Gilles Saint-Paul writes,

any macroeconomic theory that, in the midst of the housing bubble, would have predicted a financial crisis two years ahead with certainty would have triggered, by virtue of speculation, an immediate stock market crash and a spiral of de-leveraging and de-intermediation which would have depressed investment and consumption. In other words, the crisis would have happened immediately, not in two years, thus invalidating the theory. Thus, most crises are by nature unforecastable. Believing that they should be forecast is actually a positivist fallacy based on a false analogy between economics and the physical world.

David K. Levine writes,

our models don’t just fail to predict the timing of financial crises – they say that we cannot. Do you believe that it could be widely believed that the stock market will drop by 10% next week? If I believed that I’d sell like mad, and I expect that you would as well. Of course as we all sold and the price dropped, everyone else would ask around and when they started to believe the stock market will drop by 10% next week – why it would drop by 10% right now.

Another argument they could make is that if policymakers saw a crisis coming, then they would take steps to stop it, so that it would not happen. Thus, any crisis that does occur has to be one that was not forecast.

But be careful here. I think these are good arguments for why a generally-believed forecast for a crisis can not be correct. But there is plenty of room for a given individual or method to forecast a crisis and not have enough people believe that forecast to take actions that would prevent it.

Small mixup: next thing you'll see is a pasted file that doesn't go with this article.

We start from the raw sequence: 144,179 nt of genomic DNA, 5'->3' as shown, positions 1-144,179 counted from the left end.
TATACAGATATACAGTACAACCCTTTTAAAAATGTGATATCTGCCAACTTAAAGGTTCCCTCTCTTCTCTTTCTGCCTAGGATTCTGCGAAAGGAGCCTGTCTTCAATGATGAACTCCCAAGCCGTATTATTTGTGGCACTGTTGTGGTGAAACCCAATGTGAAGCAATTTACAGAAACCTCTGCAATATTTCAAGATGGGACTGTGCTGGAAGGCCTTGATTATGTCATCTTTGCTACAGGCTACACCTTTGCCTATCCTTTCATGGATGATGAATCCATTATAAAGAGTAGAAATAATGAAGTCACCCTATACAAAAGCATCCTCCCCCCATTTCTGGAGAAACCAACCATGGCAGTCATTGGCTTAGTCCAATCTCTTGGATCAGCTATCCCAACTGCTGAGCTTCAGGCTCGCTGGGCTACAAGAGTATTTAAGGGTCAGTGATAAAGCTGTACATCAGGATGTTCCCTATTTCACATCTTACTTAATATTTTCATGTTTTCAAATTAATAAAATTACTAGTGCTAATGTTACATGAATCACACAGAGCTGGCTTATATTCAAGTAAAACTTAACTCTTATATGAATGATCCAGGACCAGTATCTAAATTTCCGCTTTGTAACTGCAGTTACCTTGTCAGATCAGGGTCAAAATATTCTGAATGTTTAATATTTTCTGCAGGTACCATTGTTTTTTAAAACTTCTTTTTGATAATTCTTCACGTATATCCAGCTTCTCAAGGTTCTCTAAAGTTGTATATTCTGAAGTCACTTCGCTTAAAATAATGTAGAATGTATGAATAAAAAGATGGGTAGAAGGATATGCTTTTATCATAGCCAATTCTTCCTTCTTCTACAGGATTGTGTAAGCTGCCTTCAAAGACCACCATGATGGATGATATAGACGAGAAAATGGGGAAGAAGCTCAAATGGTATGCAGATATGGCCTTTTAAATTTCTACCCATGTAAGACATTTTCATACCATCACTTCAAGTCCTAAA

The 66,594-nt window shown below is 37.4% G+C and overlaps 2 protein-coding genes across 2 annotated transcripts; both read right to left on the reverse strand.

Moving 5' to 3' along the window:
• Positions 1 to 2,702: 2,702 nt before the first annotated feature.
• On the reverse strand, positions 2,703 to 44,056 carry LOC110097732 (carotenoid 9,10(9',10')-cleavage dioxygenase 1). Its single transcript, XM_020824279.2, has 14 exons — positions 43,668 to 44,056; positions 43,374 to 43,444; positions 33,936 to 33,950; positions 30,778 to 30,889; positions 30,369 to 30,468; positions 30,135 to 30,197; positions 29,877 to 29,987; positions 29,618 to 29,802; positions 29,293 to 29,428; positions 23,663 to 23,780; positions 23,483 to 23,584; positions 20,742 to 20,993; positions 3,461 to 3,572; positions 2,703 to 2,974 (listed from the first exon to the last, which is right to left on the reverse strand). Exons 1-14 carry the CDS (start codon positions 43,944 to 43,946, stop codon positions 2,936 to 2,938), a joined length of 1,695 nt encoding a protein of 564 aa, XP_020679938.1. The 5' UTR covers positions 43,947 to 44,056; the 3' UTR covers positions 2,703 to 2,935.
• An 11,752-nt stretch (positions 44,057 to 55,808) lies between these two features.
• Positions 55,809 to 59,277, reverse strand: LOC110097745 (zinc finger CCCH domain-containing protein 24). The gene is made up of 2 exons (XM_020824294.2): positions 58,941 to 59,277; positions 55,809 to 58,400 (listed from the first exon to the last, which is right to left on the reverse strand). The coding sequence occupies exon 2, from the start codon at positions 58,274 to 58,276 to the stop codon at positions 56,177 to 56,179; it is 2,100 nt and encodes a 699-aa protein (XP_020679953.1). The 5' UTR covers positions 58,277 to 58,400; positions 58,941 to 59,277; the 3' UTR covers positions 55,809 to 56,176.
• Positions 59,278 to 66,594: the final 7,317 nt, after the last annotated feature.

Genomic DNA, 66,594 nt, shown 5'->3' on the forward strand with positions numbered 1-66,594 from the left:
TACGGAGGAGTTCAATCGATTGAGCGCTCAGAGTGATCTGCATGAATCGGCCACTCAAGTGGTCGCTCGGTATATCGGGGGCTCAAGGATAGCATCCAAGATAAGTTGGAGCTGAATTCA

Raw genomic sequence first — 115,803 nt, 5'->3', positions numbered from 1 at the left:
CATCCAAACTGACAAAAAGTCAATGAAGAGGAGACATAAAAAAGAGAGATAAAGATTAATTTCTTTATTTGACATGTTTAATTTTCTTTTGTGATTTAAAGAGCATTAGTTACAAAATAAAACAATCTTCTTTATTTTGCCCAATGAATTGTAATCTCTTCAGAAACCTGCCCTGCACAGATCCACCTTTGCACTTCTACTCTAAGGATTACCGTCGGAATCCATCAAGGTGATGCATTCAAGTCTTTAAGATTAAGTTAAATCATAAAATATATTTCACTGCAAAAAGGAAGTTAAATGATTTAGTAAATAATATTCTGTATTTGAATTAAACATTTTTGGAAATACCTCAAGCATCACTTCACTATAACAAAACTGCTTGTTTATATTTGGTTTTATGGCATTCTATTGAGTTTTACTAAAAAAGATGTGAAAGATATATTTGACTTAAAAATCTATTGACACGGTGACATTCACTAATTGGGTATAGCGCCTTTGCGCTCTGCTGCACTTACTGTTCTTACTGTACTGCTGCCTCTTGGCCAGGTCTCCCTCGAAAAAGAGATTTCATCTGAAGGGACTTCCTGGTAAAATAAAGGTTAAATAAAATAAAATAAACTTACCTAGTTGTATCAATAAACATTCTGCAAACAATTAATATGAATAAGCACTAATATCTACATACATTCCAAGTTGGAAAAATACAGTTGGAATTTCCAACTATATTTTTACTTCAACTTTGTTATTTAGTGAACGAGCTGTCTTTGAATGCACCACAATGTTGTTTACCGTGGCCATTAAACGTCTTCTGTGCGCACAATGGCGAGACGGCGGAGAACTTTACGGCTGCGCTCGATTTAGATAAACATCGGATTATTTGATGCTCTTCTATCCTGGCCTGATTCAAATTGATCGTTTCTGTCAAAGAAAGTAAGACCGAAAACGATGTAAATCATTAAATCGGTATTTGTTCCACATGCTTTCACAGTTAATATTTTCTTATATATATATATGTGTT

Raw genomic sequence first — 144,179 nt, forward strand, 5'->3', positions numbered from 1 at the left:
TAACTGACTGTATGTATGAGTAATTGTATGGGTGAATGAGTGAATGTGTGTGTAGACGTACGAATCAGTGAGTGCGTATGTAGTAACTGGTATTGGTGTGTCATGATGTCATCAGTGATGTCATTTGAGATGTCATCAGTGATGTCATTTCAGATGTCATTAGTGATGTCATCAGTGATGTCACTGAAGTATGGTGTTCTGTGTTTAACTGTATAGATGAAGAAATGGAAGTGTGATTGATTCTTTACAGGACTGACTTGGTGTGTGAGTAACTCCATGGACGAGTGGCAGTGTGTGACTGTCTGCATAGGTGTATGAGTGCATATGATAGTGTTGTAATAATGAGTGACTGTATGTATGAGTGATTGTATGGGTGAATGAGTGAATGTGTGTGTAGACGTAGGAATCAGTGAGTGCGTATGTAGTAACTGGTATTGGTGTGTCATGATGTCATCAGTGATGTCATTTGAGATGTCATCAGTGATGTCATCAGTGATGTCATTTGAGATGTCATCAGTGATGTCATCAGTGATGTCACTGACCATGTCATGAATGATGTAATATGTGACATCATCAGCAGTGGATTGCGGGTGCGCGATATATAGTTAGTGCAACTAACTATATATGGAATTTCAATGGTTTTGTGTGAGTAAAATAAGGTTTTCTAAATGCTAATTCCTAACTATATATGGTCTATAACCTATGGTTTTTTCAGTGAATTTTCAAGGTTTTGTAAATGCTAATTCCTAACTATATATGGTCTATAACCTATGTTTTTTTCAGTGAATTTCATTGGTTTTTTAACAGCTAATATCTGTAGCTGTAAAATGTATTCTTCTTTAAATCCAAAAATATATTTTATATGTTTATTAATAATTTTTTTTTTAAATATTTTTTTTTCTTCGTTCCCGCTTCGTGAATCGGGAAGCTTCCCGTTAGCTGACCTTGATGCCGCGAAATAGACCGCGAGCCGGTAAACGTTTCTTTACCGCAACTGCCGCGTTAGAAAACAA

Thanks to Mark Thoma for the first pointer, and also for trying to keep track of the various points of view in the What’s Wrong with Macro? debate.

In the end, it will be interesting to compare the quality of the debate that takes place in the blogs with that in academic journals. In the journals, there may not be enough confrontation between opposing points of view. In the blogs, there is plenty of confrontation, but far too much vitriol for my taste. Paul Krugman, whose New York Times piece provoked much of the recent blog controversy, is not in the habit of bending over backwards to put his opponents in a good light. I think that other economists would do better not to adopt a such pejorative style, even if they agree with him on substance. Overall, a lay person would get the impression that macroeconomists are like cable TV partisans–all antagonism with no substance. A cynic might say that this is in fact the true state of macro, but even I don’t think it’s that bad.